Thanks for all your kind words and gestures over the years.  In addition to the self-esteem problems and demons you planted in my soul—not just in my head, I mean in my soul—19 years ago, I have had a hard time loving who I am.  I have the scars on my wrists to prove it.  I’ve got the multiple bottles of pills I swallowed to prove it (OK, not literally but you get the picture).  I know I prayed for death every night straight for 4 ½ months.  What 15-year-old girl with brains, talent and family and friends who love her should have to pray for death over 100 straight days?

That’s what you did to me.  And for 19 years, you had the upper hand.

Maybe one day, some day, you will be put in a situation where you only have to suffer a fraction of what I had to at your hands.  I can promise you, you wouldn’t survive.  I almost didn’t…but I’m still here.

Now it’s time to take care of that 15-year-old girl.  Because my greatest revenge will be to pick her up, dust her off, and help her move on.

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3 responses »

  1. Excellent post!

    Just went to my 40th class reunion.

    This was the first I’d attended in 20 years – because the bullies which had made life miserable for me back in the early 70s were still heckling at the last one I went to and no one (including me) stood up to them.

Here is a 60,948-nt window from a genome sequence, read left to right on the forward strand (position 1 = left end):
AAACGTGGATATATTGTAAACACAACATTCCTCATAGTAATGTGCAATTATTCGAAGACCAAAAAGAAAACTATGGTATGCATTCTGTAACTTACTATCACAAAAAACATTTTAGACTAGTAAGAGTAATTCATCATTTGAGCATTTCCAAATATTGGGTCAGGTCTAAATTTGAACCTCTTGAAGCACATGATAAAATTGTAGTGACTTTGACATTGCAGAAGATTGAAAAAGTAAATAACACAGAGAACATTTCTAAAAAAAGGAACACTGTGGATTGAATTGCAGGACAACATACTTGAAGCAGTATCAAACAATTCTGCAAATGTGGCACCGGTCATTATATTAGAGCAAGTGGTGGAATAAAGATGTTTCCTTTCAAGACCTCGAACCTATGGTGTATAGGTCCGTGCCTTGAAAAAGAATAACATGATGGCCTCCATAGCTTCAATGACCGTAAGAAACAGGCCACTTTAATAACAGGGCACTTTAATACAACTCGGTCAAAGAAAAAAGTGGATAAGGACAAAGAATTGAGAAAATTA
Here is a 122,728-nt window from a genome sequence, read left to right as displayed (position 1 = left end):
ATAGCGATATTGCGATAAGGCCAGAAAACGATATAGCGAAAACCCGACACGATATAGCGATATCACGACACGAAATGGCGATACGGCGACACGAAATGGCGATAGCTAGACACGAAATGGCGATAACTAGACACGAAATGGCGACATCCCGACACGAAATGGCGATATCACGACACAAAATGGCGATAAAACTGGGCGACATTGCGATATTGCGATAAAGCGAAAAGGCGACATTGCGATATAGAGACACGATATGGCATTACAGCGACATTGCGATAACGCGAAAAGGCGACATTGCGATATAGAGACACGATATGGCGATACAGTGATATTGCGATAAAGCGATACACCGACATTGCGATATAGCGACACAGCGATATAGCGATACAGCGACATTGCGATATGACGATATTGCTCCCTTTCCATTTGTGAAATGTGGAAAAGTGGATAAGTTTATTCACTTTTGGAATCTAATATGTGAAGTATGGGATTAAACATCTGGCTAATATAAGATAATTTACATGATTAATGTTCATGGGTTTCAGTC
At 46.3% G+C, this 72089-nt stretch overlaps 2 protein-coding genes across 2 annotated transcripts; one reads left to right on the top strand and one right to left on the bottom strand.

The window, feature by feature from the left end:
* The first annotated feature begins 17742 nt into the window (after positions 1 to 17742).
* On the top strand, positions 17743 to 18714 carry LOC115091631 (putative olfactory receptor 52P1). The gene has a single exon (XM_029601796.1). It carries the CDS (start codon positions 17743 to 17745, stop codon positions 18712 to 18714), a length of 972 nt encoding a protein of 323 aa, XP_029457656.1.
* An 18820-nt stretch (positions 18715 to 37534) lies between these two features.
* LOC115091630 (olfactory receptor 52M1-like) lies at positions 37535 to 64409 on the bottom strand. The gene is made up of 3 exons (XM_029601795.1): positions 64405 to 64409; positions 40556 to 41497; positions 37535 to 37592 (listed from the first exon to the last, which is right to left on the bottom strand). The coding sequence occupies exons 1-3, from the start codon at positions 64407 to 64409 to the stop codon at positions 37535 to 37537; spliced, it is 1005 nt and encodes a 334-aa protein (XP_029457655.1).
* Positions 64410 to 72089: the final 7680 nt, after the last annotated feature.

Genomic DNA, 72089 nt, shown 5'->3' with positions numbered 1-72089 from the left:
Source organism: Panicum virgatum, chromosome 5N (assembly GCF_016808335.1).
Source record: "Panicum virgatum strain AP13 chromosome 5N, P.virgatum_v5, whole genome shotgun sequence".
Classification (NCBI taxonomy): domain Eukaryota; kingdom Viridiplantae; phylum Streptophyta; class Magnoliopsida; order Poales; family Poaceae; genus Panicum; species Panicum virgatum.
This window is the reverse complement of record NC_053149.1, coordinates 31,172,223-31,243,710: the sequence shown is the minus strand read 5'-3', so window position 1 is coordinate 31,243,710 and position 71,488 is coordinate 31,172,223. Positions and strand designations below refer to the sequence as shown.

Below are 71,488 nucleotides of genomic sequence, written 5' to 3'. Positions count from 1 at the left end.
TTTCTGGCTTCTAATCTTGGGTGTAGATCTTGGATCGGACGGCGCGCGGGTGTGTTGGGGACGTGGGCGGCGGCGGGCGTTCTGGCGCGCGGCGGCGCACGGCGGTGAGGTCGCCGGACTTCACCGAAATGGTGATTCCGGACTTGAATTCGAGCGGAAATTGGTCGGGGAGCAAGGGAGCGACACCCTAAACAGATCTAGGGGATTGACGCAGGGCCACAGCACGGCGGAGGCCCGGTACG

Fast forward to 2010 – I’d actually made new friends on Facebook with old classmates; people I’d never even spoken with and I wanted to go and get to know them in person, so I went.

    It was a great experience for me, but not because of the usual reasons. There was closure, reuniting with the one friend from my senior year and a big lesson for me.

    A guy who was picked on much more than I was, had made it his goal to greet everyone there. No small feat in a crowd of several hundred. These were not his friends. He sat alone in the cafeteria. He was the butt of jokes. None of the girls he asked out ever accepted. He was shunned. But he just won’t stay down.

    He told me that he’d run for student council (I can’t imagine the courage that took) and went out for football. ! Even though I was active in the drama and journalism departments, I rarely even tried to interact with the popular kids.

    This guy took his hurtful experiences and will not let them define him.

    Wow.

  2. Thank you for writing that letter. I was severely bullied as a child because I was very sick and I had aspirations to be a fashion designer (I grew up in a very small town where people didn’t go to college). But, it was through the support of my parents and my own personal strength that I was able to make it through the torture of Elementary and Middle school. Now? I am going to college pursuing a degree in Fashion Communications. So, in the end, I am hoping I won.

    • It is just amazing how cruel some people can be. Kudos to you for lasting longer than your bullies and making your dreams come true! I think you have a lot of talent with your designs and you are right where you are supposed to be ❤